How The TSA's Security Theater Harms Us All

from the there-are-victims dept

Security expert Bruce Schneier has been debating the former TSA boss, Kip Hawley, over at The Economist, concerning aviation security. The argument has gone on pretty much as expected, but Schneier’s closing argument, in which he details the very real cost of the TSA’s security theater, is fantastic. First, he does a brilliant job dismantling Hawley’s “you just have to trust us that we know what we’re doing” line:

Kip Hawley doesn’t argue with the specifics of my criticisms, but instead provides anecdotes and asks us to trust that airport security—and the Transportation Security Administration (TSA) in particular—knows what it’s doing.

He wants us to trust that a 400-ml bottle of liquid is dangerous, but transferring it to four 100-ml bottles magically makes it safe. He wants us to trust that the butter knives given to first-class passengers are nevertheless too dangerous to be taken through a security checkpoint. He wants us to trust the no-fly list: 21,000 people so dangerous they’re not allowed to fly, yet so innocent they can’t be arrested. He wants us to trust that the deployment of expensive full-body scanners has nothing to do with the fact that the former secretary of homeland security, Michael Chertoff, lobbies for one of the companies that makes them. He wants us to trust that there’s a reason to confiscate a cupcake (Las Vegas), a 3-inch plastic toy gun (London Gatwick), a purse with an embroidered gun on it (Norfolk, VA), a T-shirt with a picture of a gun on it (London Heathrow) and a plastic lightsaber that’s really a flashlight with a long cone on top (Dallas/Fort Worth).

At this point, we don’t trust America’s TSA, Britain’s Department for Transport, or airport security in general. We don’t believe they’re acting in the best interests of passengers. We suspect their actions are the result of politicians and government appointees making decisions based on their concerns about the security of their own careers if they don’t act tough on terror, and capitulating to public demands that “something must be done”.

From there, he notes that the TSA’s ridiculous security theater, for which no evidence has been provided to show it actually keeps us safer, has very real “costs” to the public:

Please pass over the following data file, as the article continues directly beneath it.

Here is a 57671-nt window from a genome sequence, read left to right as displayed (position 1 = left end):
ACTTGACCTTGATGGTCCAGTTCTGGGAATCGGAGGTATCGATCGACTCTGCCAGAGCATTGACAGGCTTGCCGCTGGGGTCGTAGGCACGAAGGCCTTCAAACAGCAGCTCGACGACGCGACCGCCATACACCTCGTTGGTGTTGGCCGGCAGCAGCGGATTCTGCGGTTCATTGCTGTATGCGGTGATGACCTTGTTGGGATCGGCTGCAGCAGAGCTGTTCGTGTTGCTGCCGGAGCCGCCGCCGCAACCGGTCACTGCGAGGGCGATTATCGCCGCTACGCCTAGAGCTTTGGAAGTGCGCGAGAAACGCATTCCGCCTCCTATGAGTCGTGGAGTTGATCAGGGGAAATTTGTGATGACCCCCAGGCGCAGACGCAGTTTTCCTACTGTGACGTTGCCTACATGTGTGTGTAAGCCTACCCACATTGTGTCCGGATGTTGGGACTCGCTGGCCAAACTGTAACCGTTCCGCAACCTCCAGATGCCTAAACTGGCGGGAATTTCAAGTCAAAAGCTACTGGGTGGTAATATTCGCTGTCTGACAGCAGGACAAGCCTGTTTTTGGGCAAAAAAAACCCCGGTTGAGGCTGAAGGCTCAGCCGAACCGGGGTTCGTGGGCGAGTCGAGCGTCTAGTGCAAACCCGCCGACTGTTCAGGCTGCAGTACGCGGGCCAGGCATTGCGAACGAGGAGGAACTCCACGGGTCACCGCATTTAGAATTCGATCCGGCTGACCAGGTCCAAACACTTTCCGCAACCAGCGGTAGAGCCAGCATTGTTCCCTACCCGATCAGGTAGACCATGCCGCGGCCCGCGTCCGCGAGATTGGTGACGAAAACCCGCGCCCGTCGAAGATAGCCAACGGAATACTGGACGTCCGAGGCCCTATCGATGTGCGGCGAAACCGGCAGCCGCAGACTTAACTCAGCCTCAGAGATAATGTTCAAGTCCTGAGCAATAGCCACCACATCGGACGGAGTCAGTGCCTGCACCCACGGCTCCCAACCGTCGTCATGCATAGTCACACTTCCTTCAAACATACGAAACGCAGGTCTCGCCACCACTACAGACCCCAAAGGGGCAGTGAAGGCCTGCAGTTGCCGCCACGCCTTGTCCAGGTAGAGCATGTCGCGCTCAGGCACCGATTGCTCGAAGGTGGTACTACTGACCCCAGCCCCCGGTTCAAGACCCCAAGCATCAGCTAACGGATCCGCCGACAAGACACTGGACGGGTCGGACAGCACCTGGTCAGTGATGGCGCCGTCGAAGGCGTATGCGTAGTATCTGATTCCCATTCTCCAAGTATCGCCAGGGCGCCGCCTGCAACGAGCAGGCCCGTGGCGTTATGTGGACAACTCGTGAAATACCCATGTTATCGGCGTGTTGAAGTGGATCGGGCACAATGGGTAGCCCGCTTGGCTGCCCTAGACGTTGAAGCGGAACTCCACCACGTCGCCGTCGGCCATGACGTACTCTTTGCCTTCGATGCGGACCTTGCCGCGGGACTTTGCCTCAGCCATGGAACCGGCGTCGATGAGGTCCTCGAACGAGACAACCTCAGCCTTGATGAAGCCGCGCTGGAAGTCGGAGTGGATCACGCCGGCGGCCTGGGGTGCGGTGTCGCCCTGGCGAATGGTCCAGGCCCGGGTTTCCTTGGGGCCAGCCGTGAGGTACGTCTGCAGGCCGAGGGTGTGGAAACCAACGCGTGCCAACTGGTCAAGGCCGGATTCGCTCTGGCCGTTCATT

In 2004, the average extra waiting time due to TSA procedures was 19.5 minutes per person. That’s a total economic loss—in –America—of $10 billion per year, more than the TSA’s entire budget. The increased automobile deaths due to people deciding to drive instead of fly is 500 per year. Both of these numbers are for America only, and by themselves demonstrate that post-9/11 airport security has done more harm than good.

The current TSA measures create an even greater harm: loss of liberty. Airports are effectively rights-free zones. Security officers have enormous power over you as a passenger. You have limited rights to refuse a search. Your possessions can be confiscated. You cannot make jokes, or wear clothing, that airport security does not approve of. You cannot travel anonymously. (Remember when we would mock Soviet-style “show me your papers” societies? That we’ve become inured to the very practice is a harm.) And if you’re on a certain secret list, you cannot fly, and you enter a Kafkaesque world where you cannot face your accuser, protest your innocence, clear your name, or even get confirmation from the government that someone, somewhere, has judged you guilty. These police powers would be illegal anywhere but in an airport, and we are all harmed—individually and collectively—by their existence.